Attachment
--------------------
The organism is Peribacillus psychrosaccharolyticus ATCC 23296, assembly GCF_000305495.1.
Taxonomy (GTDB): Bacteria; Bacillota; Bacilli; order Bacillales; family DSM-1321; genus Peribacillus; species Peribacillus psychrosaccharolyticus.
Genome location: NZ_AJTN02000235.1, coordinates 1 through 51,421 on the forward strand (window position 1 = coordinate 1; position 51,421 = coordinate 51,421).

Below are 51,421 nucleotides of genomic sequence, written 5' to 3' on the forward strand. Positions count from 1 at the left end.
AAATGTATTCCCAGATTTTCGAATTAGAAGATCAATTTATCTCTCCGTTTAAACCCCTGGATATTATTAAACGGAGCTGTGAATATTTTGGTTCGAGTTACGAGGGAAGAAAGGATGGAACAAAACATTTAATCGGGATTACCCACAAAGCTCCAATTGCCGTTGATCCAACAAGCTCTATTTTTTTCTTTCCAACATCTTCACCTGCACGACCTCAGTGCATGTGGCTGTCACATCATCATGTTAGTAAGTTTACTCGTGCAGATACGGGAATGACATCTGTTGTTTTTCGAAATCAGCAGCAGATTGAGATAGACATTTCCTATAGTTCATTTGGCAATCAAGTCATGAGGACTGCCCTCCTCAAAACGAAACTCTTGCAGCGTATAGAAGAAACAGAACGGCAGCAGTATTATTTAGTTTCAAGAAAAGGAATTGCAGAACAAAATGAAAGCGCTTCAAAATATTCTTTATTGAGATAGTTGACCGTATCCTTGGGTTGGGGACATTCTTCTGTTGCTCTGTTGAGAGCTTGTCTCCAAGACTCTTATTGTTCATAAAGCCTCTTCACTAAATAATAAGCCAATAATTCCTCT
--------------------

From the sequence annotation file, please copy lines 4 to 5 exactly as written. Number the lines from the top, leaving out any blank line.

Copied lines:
Below are 51,421 nucleotides of genomic sequence, written 5' to 3' on the forward strand. Positions count from 1 at the left end.
AAATGTATTCCCAGATTTTCGAATTAGAAGATCAATTTATCTCTCCGTTTAAACCCCTGGATATTATTAAACGGAGCTGTGAATATTTTGGTTCGAGTTACGAGGGAAGAAAGGATGGAACAAAACATTTAATCGGGATTACCCACAAAGCTCCAATTGCCGTTGATCCAACAAGCTCTATTTTTTTCTTTCCAACATCTTCACCTGCACGACCTCAGTGCATGTGGCTGTCACATCATCATGTTAGTAAGTTTACTCGTGCAGATACGGGAATGACATCTGTTGTTTTTCGAAATCAGCAGCAGATTGAGATAGACATTTCCTATAGTTCATTTGGCAATCAAGTCATGAGGACTGCCCTCCTCAAAACGAAACTCTTGCAGCGTATAGAAGAAACAGAACGGCAGCAGTATTATTTAGTTTCAAGAAAAGGAATTGCAGAACAAAATGAAAGCGCTTCAAAATATTCTTTATTGAGATAGTTGACCGTATCCTTGGGTTGGGGACATTCTTCTGTTGCTCTGTTGAGAGCTTGTCTCCAAGACTCTTATTGTTCATAAAGCCTCTTCACTAAATAATAAGCCAATAATTCCTCT